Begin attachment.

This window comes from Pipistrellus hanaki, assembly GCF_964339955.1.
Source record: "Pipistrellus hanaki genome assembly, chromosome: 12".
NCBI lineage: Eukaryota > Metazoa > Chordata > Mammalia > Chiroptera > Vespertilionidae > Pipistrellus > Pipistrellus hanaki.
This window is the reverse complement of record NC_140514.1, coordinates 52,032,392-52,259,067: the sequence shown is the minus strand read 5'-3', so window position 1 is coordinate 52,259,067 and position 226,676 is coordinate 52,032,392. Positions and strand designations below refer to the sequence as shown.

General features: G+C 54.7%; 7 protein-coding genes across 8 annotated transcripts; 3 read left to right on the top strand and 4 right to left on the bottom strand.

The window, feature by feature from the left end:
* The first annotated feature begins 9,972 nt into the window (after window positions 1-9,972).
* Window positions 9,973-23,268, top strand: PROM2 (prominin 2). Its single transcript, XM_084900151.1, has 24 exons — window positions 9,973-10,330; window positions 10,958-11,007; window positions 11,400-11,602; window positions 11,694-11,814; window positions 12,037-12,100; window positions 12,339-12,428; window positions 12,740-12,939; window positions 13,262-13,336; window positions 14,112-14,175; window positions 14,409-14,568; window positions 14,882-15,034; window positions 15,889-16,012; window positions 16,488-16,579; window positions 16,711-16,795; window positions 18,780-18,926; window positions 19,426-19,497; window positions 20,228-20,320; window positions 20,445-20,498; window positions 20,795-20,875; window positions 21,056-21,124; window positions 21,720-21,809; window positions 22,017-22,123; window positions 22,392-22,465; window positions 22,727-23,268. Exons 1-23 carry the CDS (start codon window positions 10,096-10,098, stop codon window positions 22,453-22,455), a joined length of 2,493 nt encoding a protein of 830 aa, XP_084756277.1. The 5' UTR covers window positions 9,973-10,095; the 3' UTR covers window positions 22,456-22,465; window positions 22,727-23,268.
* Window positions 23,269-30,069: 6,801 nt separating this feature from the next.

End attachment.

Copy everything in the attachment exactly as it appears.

This window comes from Pipistrellus hanaki, assembly GCF_964339955.1.
Source record: "Pipistrellus hanaki genome assembly, chromosome: 12".
NCBI lineage: Eukaryota > Metazoa > Chordata > Mammalia > Chiroptera > Vespertilionidae > Pipistrellus > Pipistrellus hanaki.
This window is the reverse complement of record NC_140514.1, coordinates 52,032,392-52,259,067: the sequence shown is the minus strand read 5'-3', so window position 1 is coordinate 52,259,067 and position 226,676 is coordinate 52,032,392. Positions and strand designations below refer to the sequence as shown.

General features: G+C 54.7%; 7 protein-coding genes across 8 annotated transcripts; 3 read left to right on the top strand and 4 right to left on the bottom strand.

The window, feature by feature from the left end:
* The first annotated feature begins 9,972 nt into the window (after window positions 1-9,972).
* Window positions 9,973-23,268, top strand: PROM2 (prominin 2). Its single transcript, XM_084900151.1, has 24 exons — window positions 9,973-10,330; window positions 10,958-11,007; window positions 11,400-11,602; window positions 11,694-11,814; window positions 12,037-12,100; window positions 12,339-12,428; window positions 12,740-12,939; window positions 13,262-13,336; window positions 14,112-14,175; window positions 14,409-14,568; window positions 14,882-15,034; window positions 15,889-16,012; window positions 16,488-16,579; window positions 16,711-16,795; window positions 18,780-18,926; window positions 19,426-19,497; window positions 20,228-20,320; window positions 20,445-20,498; window positions 20,795-20,875; window positions 21,056-21,124; window positions 21,720-21,809; window positions 22,017-22,123; window positions 22,392-22,465; window positions 22,727-23,268. Exons 1-23 carry the CDS (start codon window positions 10,096-10,098, stop codon window positions 22,453-22,455), a joined length of 2,493 nt encoding a protein of 830 aa, XP_084756277.1. The 5' UTR covers window positions 9,973-10,095; the 3' UTR covers window positions 22,456-22,465; window positions 22,727-23,268.
* Window positions 23,269-30,069: 6,801 nt separating this feature from the next.